U.S. Federal Government Budget Over Time
1) This chart was created from historical tables included in the U.S. Federal Government fiscal year 2011 budget. The federal
government adjusted its fiscal year one calendar quarter (3 months) during 1976, creating a 'transition quarter,' which has been
neglected in this chart.
2) The chart shows the total federal budget, or how much it spent during each fiscal year from 1962 to 2009, with projections
3) The line with blue circles shows the budget in current dollars, neglecting inflation. Inflation reduces the buying power of the
dollar over time.
4) The line with purple triangles shows the budget adjusted for inflation, where the data has been scaled to the constant dollar
value during fiscal year 2005. Inflation-adjusted values are also referred to as 'real' values.
5) Inflation values used to calculate the inflation-adjusted debt were also collected from historical tables included in the fiscal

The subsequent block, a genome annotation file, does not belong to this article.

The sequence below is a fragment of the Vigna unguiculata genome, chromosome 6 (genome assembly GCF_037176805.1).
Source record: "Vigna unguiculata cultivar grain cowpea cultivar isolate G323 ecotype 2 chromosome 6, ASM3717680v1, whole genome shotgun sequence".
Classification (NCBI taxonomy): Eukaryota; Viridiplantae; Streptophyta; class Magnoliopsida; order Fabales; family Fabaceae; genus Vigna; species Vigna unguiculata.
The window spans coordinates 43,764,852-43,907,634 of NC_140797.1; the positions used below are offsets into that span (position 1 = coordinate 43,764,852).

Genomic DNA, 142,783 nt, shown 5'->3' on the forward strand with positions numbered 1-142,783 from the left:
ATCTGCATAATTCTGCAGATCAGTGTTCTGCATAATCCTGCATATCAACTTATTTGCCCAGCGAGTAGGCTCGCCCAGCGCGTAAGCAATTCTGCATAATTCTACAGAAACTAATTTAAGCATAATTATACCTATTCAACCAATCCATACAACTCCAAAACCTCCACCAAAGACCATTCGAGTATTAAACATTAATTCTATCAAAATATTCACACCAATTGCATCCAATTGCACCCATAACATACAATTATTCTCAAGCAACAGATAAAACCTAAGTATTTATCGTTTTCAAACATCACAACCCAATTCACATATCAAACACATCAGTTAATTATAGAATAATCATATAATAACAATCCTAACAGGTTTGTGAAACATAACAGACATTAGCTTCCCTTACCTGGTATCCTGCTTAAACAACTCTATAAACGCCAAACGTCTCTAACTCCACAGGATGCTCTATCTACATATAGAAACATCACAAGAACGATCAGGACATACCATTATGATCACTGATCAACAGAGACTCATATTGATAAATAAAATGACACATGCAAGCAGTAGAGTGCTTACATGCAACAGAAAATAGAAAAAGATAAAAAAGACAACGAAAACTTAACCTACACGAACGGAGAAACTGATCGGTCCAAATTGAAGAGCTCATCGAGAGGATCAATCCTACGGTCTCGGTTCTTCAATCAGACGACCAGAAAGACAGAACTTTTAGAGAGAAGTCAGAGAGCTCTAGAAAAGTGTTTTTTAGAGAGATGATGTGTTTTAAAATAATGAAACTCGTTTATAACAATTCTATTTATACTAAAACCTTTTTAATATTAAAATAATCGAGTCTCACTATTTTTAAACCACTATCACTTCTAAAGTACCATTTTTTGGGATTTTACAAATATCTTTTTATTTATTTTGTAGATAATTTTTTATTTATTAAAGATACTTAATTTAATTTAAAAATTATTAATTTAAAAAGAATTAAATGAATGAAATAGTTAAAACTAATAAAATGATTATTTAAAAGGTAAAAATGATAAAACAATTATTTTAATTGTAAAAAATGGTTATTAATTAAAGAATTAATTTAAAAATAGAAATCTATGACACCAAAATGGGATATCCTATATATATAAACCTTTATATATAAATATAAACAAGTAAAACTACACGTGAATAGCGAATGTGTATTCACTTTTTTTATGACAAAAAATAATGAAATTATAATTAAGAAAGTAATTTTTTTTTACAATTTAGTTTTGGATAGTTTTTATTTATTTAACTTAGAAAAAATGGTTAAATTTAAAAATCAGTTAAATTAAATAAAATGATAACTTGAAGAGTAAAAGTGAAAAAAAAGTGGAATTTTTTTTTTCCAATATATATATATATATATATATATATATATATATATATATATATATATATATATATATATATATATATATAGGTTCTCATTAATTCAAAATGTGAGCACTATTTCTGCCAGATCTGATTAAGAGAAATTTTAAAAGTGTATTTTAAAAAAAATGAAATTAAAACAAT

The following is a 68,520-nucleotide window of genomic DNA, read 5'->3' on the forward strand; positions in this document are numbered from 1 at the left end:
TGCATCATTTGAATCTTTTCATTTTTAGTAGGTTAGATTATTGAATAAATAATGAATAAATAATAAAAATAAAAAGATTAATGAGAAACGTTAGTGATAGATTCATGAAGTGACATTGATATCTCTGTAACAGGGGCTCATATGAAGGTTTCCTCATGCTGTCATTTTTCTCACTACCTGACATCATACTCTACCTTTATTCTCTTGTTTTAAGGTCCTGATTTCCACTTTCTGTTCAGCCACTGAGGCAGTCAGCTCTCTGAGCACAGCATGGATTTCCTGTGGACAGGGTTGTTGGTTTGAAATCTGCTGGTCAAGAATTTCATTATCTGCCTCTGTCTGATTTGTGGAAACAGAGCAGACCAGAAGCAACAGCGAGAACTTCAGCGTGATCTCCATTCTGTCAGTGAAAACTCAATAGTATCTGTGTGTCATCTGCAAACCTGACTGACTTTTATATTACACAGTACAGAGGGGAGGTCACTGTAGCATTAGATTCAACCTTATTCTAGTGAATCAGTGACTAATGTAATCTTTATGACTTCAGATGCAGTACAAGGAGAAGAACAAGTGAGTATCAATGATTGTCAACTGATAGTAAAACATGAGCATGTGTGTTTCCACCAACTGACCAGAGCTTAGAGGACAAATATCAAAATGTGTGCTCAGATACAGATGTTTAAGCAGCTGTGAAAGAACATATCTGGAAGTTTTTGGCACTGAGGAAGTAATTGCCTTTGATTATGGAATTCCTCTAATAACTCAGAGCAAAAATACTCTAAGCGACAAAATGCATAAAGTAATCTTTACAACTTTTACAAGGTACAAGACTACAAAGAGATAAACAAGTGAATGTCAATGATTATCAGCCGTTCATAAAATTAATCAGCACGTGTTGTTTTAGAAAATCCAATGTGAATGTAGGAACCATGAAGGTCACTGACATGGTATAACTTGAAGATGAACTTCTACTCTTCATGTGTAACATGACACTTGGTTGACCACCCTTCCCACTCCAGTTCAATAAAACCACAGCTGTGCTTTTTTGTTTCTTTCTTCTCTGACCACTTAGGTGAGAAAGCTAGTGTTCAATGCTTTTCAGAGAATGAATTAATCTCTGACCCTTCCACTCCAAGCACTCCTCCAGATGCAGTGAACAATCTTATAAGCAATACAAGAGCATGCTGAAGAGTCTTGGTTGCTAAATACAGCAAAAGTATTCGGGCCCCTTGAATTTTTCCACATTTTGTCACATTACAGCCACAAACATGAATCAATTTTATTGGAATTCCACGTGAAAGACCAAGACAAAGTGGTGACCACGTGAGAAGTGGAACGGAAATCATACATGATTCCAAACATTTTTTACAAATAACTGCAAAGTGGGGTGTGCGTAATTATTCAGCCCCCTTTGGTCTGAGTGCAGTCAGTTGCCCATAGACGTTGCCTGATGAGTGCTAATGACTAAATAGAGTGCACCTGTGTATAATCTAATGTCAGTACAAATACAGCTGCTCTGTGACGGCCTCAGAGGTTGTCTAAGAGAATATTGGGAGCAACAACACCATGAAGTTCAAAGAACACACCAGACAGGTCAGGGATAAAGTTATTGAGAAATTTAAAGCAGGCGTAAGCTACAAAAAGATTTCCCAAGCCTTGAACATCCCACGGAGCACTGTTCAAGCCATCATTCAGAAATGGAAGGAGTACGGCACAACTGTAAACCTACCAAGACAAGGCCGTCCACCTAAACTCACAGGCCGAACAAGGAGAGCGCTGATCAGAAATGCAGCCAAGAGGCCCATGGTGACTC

2011 U.S. Federal Government budget.
6) From the inflation-adjusted budget data, one can see that the real spending has grown steadily during this time period, and
accelerated, first in the year 2002, flattened in 2006, then accelerated even more in 2008.
7) The growth in current dollar spending is planned to continue to grow at a high rate, from $2600 billion to $3800 billion
between 2006 to 2011, then drop back a bit to $3700 billion in 2012, then continue upward to $4400 billion by 2015.
8) This chart doesn't tell us anything about the spending relative to the size of the population. See U.S. Federal Government
Budget per Resident Over Time.
9) This chart doesn't tell us anything about the spending relative to the size of the economy, or Gross Domestic Product (GDP).
See U.S. Federal Government Budget as a Percent of Gross Domestic Product (GDP) Over Time.
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